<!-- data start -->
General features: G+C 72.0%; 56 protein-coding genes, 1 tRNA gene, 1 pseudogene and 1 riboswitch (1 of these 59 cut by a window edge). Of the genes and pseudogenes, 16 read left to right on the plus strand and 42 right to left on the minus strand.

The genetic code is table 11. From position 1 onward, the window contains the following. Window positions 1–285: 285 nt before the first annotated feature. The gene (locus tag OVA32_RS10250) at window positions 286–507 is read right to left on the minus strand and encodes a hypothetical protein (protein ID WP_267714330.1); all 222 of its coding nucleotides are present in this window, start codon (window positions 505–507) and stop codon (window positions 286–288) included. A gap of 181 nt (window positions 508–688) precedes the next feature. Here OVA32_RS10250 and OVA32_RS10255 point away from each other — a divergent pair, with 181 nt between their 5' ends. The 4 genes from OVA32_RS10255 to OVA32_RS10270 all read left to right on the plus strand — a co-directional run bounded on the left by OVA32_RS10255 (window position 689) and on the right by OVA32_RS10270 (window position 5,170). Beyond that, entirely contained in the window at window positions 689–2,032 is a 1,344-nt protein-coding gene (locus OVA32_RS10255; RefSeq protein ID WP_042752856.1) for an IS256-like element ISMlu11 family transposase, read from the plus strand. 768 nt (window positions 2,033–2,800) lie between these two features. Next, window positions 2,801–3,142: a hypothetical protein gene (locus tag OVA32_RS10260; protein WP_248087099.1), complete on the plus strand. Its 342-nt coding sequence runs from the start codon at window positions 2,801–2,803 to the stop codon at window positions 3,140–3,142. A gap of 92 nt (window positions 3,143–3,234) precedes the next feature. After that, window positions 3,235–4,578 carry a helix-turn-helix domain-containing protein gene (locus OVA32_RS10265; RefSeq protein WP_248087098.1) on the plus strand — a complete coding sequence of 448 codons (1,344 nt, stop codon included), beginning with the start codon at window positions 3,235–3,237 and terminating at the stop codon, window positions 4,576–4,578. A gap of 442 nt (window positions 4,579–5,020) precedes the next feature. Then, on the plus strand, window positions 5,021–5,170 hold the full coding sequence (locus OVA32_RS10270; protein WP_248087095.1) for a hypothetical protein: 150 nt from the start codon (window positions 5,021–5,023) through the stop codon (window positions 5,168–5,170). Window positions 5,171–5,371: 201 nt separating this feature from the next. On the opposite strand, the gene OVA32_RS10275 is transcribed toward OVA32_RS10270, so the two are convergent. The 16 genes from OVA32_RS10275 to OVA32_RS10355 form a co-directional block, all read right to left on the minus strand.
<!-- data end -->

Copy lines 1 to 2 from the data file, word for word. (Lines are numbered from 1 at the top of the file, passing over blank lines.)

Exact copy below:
General features: G+C 72.0%; 56 protein-coding genes, 1 tRNA gene, 1 pseudogene and 1 riboswitch (1 of these 59 cut by a window edge). Of the genes and pseudogenes, 16 read left to right on the plus strand and 42 right to left on the minus strand.

The genetic code is table 11. From position 1 onward, the window contains the following. Window positions 1–285: 285 nt before the first annotated feature. The gene (locus tag OVA32_RS10250) at window positions 286–507 is read right to left on the minus strand and encodes a hypothetical protein (protein ID WP_267714330.1); all 222 of its coding nucleotides are present in this window, start codon (window positions 505–507) and stop codon (window positions 286–288) included. A gap of 181 nt (window positions 508–688) precedes the next feature. Here OVA32_RS10250 and OVA32_RS10255 point away from each other — a divergent pair, with 181 nt between their 5' ends. The 4 genes from OVA32_RS10255 to OVA32_RS10270 all read left to right on the plus strand — a co-directional run bounded on the left by OVA32_RS10255 (window position 689) and on the right by OVA32_RS10270 (window position 5,170). Beyond that, entirely contained in the window at window positions 689–2,032 is a 1,344-nt protein-coding gene (locus OVA32_RS10255; RefSeq protein ID WP_042752856.1) for an IS256-like element ISMlu11 family transposase, read from the plus strand. 768 nt (window positions 2,033–2,800) lie between these two features. Next, window positions 2,801–3,142: a hypothetical protein gene (locus tag OVA32_RS10260; protein WP_248087099.1), complete on the plus strand. Its 342-nt coding sequence runs from the start codon at window positions 2,801–2,803 to the stop codon at window positions 3,140–3,142. A gap of 92 nt (window positions 3,143–3,234) precedes the next feature. After that, window positions 3,235–4,578 carry a helix-turn-helix domain-containing protein gene (locus OVA32_RS10265; RefSeq protein WP_248087098.1) on the plus strand — a complete coding sequence of 448 codons (1,344 nt, stop codon included), beginning with the start codon at window positions 3,235–3,237 and terminating at the stop codon, window positions 4,576–4,578. A gap of 442 nt (window positions 4,579–5,020) precedes the next feature. Then, on the plus strand, window positions 5,021–5,170 hold the full coding sequence (locus OVA32_RS10270; protein WP_248087095.1) for a hypothetical protein: 150 nt from the start codon (window positions 5,021–5,023) through the stop codon (window positions 5,168–5,170). Window positions 5,171–5,371: 201 nt separating this feature from the next. On the opposite strand, the gene OVA32_RS10275 is transcribed toward OVA32_RS10270, so the two are convergent. The 16 genes from OVA32_RS10275 to OVA32_RS10355 form a co-directional block, all read right to left on the minus strand.